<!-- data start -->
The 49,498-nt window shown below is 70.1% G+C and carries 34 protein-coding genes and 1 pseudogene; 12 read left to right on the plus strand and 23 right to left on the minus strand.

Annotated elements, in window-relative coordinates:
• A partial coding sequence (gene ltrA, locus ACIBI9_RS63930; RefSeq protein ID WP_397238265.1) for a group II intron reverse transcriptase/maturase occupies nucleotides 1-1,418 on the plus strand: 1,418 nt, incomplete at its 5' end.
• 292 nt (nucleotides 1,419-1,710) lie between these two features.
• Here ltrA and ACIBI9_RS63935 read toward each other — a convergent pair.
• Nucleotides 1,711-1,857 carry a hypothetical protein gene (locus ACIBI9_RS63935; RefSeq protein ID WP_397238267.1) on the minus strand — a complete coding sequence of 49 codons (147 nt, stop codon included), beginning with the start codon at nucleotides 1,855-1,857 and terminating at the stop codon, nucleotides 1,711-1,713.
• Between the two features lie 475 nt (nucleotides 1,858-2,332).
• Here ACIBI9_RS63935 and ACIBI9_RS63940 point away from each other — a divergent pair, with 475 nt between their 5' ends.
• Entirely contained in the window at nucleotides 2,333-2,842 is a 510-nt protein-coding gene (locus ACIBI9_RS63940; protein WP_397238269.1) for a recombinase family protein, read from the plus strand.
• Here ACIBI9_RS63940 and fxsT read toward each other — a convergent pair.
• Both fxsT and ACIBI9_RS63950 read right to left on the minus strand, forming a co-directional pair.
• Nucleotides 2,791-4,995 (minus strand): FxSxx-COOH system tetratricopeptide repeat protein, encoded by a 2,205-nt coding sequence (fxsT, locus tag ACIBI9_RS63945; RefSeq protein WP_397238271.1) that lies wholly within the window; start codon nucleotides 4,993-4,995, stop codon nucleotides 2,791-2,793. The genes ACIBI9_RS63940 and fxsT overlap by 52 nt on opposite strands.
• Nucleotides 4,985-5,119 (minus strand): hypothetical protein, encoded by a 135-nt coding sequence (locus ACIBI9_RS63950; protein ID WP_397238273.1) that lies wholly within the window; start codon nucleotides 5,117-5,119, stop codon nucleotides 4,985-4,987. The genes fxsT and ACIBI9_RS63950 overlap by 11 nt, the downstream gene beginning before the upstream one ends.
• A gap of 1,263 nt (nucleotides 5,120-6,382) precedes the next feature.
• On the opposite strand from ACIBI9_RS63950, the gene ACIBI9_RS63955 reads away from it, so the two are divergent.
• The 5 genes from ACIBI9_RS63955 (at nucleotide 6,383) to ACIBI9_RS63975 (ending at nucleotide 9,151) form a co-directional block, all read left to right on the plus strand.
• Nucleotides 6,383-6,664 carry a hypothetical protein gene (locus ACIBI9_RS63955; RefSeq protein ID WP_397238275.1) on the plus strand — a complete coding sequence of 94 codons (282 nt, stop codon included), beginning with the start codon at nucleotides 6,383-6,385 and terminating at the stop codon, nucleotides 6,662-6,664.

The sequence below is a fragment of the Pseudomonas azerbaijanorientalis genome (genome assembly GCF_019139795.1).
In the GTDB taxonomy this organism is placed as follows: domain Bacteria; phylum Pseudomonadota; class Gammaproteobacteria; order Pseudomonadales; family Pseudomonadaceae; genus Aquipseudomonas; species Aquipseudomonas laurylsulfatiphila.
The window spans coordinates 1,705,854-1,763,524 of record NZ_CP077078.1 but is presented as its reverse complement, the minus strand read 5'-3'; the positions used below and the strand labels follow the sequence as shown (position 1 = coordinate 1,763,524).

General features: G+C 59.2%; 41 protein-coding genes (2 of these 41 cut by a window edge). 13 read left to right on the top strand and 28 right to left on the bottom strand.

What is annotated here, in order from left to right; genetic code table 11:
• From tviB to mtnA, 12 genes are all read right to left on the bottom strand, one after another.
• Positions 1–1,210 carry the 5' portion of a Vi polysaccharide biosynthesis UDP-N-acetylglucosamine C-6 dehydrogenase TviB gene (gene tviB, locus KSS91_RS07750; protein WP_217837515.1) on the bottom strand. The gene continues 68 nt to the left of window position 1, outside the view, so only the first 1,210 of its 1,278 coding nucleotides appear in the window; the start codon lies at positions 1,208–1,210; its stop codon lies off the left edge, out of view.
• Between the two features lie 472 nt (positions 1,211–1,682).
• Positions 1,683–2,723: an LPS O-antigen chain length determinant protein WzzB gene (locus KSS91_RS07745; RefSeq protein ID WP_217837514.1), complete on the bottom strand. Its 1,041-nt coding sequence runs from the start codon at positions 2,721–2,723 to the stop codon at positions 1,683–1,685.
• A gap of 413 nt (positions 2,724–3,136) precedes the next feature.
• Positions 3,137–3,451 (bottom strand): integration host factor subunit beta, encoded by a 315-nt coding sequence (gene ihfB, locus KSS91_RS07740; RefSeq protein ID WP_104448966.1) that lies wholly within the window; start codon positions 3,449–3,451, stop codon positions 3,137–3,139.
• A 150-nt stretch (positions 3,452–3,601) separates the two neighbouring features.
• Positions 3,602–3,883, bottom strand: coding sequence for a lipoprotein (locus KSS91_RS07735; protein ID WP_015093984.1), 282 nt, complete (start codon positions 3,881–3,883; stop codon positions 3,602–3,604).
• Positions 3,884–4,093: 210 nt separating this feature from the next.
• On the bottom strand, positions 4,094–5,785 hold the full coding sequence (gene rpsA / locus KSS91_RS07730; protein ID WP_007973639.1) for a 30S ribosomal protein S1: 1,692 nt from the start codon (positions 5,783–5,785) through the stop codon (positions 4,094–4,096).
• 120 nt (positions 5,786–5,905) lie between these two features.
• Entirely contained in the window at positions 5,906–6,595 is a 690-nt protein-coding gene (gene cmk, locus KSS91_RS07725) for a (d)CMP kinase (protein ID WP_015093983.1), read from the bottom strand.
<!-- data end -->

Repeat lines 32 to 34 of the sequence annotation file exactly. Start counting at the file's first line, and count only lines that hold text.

• On the bottom strand, positions 4,094–5,785 hold the full coding sequence (gene rpsA / locus KSS91_RS07730; protein ID WP_007973639.1) for a 30S ribosomal protein S1: 1,692 nt from the start codon (positions 5,783–5,785) through the stop codon (positions 4,094–4,096).
• 120 nt (positions 5,786–5,905) lie between these two features.
• Entirely contained in the window at positions 5,906–6,595 is a 690-nt protein-coding gene (gene cmk, locus KSS91_RS07725) for a (d)CMP kinase (protein ID WP_015093983.1), read from the bottom strand.